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Mozi (5th century BC)

DOI
10.4324/9780415249126-G049-1
DOI: 10.4324/9780415249126-G049-1
Version: v1,  Published online: 1998
Retrieved August 18, 2019, from https://www.rep.routledge.com/articles/biographical/mozi-5th-century-bc/v-1

Article Summary

Mozi was the first philosopher to question the ideas of Confucius. Scholarly debate centres around the issue of whether Mozi was a ‘weak’ or a ‘strong’ utilitarian, an ‘act’ or ‘rule utilitarian’, and whether he was a ‘language utilitarian’ or rather placed the religious authority of a personalized Heaven at the centre of his system. He is noteworthy for being the first thinker to develop a tripartite methodology for verifying claims to knowledge and for attacking the Confucian emphasis on ritual and the centrality of the family as the basis for social and political action.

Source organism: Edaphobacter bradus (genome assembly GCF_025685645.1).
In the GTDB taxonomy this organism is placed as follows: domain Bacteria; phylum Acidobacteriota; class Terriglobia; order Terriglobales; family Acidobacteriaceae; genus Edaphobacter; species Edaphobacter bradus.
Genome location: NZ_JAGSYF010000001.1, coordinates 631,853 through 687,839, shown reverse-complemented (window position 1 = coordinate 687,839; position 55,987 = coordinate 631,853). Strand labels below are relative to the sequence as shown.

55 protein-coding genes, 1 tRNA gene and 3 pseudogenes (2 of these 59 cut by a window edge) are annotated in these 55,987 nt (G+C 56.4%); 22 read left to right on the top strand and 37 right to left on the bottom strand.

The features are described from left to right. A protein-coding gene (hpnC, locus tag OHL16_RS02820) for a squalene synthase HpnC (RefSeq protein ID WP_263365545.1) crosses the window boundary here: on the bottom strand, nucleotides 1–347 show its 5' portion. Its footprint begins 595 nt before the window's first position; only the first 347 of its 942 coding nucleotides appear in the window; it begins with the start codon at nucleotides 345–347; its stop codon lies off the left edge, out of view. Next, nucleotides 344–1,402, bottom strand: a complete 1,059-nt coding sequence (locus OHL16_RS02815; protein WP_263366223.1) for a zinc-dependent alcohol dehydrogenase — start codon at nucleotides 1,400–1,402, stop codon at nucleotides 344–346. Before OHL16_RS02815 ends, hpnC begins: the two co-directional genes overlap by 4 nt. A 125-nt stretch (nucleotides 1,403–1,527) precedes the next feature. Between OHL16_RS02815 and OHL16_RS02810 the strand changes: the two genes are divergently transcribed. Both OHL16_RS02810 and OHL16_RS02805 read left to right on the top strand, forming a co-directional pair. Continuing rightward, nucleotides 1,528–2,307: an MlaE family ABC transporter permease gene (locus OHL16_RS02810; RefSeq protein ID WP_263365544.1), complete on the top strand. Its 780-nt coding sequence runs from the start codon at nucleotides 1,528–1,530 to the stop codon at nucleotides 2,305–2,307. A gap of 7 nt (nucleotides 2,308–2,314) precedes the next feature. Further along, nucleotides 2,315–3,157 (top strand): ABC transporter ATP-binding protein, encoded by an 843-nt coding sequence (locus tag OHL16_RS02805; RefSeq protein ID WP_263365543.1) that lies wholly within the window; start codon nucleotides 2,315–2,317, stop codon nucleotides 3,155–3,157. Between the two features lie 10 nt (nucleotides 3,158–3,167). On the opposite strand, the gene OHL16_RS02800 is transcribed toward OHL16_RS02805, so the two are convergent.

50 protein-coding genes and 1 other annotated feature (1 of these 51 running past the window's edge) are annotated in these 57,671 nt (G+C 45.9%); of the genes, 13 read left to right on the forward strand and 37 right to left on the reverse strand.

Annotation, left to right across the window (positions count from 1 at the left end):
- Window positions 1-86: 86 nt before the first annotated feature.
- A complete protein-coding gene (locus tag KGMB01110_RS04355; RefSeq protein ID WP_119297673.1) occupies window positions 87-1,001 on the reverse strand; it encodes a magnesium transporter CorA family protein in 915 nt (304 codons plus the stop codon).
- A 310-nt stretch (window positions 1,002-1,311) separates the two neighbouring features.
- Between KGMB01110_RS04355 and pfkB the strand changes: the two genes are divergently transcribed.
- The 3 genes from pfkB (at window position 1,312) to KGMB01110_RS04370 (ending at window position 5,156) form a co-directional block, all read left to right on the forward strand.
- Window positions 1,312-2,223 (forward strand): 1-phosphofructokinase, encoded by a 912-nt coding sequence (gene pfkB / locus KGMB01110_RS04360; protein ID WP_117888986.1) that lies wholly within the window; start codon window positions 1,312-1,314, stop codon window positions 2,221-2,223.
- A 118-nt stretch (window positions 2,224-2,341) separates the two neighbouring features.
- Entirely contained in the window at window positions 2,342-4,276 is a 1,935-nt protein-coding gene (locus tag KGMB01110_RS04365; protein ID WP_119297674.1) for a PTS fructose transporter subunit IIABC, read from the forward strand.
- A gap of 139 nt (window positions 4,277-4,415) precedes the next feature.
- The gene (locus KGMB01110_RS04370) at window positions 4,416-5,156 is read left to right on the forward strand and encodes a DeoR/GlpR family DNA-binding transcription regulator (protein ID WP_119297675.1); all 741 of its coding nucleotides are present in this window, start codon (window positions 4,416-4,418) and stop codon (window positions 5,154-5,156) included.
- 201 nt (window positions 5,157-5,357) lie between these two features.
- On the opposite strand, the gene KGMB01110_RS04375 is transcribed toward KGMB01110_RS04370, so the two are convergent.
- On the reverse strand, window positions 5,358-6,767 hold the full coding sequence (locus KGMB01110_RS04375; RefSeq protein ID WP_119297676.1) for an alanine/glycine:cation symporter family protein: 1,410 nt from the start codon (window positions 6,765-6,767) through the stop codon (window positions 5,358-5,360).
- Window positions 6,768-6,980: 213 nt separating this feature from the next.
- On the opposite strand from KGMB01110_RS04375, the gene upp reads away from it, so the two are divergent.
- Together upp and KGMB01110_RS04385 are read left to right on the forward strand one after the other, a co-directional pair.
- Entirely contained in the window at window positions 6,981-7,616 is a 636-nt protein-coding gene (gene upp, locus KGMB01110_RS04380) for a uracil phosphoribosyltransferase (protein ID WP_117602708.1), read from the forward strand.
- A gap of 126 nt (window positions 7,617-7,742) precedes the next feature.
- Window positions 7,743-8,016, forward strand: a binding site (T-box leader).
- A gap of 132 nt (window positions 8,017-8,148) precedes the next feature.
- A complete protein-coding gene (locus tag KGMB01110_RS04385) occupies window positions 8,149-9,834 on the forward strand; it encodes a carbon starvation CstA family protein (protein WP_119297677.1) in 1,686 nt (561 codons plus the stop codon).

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Citing this article:
Yates, Robin D.S.. Mozi (5th century BC), 1998, doi:10.4324/9780415249126-G049-1. Routledge Encyclopedia of Philosophy, Taylor and Francis, https://www.rep.routledge.com/articles/biographical/mozi-5th-century-bc/v-1.
Copyright © 1998-2019 Routledge.

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